As the game of tiles are relatively popular in most Asian countries, Spirits Castle has taken it upon themselves to work with companies out of China, Taiwan and Hong Kong to incorporate the essence of Mahjong into the new line of independently bottled whiskies. As such, the logos of the four companies are represented below the laser-engraved tiles on the glass bottles so that customers can feel the nitty-gritty texture similar to an actual mahjong tile when the bottle is held. Each bottle is made to stand out visually on a shelf to be the next conversation piece amongst one’s family and friends during the next family reunion or meet up. To preserve the artistic aspect of the bottles, the boxes themselves are custom made to ensure that customers can display the glass bottles in their homes as a decoration or art piece once the whisky has been emptied from the bottle!

Mahjong 1

At the moment, Spirits Castle has already released the first eight bottles of the Mahjong Series of whiskies. The series commenced with the introduction of the first four bottles in April 2019.

  • Benriach 2011 6 Years Old (Peated) ($230) – The corresponding tile is 一萬
  • Drumblade (Alisa Bay) 2008 8 Years Old ($221) – The corresponding tile is 一筒
  • Aultmore 2008 9 Years Old ($221) – The corresponding tile is 一索
  • Highland Park 2005 12 Years Old ($278) – The corresponding tile is 紅中

Young, dynamic and full of flavours, these four bottles have drawn praises from many who bought and tried it due to their origin from Duncan Taylor’s famous Octave casks. The two particular favourites in Singapore are the Benriach 2011 and the Highland Park 2005.

The next four bottles come in spurs.

  • Craigellachie 2007 10 Years Old ($225) – The corresponding tile is 東風
  • Glen Garioch 2011 7 Years Old ($221) – The corresponding tile is 二萬
  • Invergordon 2007 10 Years Old ($180) – The corresponding tile is 三萬
  • Caol Ila 2008 10 Years Old ($245) – The corresponding tile is 二筒

The next four bottles arrived in July 2019, with the last one, Caol Ila being released on the market on 27th July. Out of the four bottles, the first three were also taken from Duncan Taylor’s famous Octave casks. Duncan Taylor is known for maturing whiskies in smaller casks – about 50 litres – called octave casks, which allow more wood interaction for the spirit inside them. In the end, this process produces a more sophisticated whisky with flavours that are well beyond its age despite being only aged in the cask for a couple of years.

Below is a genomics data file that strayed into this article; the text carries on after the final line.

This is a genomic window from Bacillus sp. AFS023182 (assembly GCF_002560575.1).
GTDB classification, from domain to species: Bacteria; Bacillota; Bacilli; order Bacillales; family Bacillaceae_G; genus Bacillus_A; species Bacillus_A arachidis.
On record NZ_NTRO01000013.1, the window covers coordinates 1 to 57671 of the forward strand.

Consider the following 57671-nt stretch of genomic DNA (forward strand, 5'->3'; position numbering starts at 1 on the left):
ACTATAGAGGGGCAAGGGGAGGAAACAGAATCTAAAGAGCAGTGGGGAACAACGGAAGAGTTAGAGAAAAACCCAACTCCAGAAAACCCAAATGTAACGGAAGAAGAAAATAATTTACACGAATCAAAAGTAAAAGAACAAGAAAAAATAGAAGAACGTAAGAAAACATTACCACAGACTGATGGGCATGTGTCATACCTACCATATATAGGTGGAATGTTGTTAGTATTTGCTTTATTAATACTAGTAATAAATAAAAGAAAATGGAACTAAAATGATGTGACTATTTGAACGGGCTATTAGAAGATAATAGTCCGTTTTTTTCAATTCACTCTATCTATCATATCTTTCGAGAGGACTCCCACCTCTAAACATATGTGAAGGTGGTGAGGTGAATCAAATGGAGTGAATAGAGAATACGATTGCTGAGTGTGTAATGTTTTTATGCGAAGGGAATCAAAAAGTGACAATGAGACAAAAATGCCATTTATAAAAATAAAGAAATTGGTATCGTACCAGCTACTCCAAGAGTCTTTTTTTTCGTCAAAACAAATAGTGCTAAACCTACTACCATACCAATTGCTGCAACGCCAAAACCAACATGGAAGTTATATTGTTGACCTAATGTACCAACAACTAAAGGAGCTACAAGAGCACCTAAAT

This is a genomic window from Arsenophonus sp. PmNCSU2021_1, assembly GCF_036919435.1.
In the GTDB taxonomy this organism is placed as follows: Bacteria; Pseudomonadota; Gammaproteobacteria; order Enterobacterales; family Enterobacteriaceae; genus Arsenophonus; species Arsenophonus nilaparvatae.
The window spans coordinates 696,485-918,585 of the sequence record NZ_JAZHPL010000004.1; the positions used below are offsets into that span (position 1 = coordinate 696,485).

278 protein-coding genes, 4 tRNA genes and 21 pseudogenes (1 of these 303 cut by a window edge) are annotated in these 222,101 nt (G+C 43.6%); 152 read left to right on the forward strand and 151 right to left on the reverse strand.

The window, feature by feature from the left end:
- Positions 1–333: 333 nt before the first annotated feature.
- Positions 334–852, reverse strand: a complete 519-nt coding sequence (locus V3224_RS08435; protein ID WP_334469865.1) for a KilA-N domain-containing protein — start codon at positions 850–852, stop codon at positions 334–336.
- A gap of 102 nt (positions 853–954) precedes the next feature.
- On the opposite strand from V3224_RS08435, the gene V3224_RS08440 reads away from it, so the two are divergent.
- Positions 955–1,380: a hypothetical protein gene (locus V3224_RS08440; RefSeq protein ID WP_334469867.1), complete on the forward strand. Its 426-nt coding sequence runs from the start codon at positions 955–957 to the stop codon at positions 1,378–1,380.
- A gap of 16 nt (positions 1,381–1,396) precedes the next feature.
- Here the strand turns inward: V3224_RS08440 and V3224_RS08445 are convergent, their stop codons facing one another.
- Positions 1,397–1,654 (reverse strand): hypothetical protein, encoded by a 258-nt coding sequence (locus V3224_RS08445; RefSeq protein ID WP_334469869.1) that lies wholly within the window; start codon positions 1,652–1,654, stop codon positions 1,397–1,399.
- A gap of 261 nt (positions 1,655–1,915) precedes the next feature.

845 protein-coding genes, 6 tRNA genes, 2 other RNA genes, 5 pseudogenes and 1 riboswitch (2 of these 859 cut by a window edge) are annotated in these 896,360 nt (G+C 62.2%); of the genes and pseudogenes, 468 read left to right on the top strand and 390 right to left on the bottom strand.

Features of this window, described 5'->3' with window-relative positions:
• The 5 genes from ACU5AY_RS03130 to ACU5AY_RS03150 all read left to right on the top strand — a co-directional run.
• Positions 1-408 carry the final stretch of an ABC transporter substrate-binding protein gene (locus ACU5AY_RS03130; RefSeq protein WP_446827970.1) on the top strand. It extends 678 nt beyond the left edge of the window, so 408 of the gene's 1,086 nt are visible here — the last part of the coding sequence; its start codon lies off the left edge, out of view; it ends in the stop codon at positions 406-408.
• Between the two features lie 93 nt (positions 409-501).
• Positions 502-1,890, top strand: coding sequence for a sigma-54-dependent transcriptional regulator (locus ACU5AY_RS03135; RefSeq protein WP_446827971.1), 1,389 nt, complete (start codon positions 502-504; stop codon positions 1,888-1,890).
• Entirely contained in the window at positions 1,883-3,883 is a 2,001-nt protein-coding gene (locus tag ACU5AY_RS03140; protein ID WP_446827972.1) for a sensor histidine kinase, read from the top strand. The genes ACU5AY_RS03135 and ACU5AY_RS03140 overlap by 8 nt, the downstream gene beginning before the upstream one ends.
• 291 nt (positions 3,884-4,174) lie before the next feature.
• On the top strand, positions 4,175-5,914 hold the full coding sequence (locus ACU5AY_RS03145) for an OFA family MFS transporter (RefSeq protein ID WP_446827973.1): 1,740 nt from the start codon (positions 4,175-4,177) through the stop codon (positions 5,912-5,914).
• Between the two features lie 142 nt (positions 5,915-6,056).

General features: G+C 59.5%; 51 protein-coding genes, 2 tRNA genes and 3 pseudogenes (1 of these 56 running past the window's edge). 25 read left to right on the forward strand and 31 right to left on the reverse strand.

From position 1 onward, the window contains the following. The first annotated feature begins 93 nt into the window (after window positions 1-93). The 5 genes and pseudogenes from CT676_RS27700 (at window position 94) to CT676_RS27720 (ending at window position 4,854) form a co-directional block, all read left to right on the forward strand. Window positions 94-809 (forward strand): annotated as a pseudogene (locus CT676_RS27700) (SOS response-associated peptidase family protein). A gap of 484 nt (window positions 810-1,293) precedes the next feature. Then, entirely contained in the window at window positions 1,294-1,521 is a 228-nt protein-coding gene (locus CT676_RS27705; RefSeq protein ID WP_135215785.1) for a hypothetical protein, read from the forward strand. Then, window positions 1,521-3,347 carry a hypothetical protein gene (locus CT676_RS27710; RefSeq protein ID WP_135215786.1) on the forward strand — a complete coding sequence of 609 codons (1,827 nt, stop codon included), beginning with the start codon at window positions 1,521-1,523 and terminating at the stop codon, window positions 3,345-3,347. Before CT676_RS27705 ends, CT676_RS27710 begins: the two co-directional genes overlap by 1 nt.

Mahjong 1


Caol Ila 2008 10 Years Old deserves a special mention because it is the first cask bought from Signatory Vintage. As a young whisky that is fully matured in a single bourbon cask, it displays fantastic flavours from the spirit character, and yet gives a distinctive bourbon influence. It is also one of the most popular expressions amongst the eight bottles.

Spirits Castle and the three other companies went with the Mahjong theme as all the parties involved are Chinese and they all love a good game of Mahjong. The game itself symbolises the bond and collaboration between the four companies as well as the rather huge risk they have undertaken to bottle the series that will yield a total of 34 bottles over the next three to five years. As Mahjong has not surfaced as a theme for independent bottlers, Spirits Castle and her friends have used it to stand out from the crowd. They believe that the theme of Mahjong also brings the core meaning of friendship, collaboration and even a sense of familiarity across to their customers.

The first eight bottles of the Mahjong Series can be found individually or as a set on Spirits Castle’s website:

For more information, please email:

Leave a Comment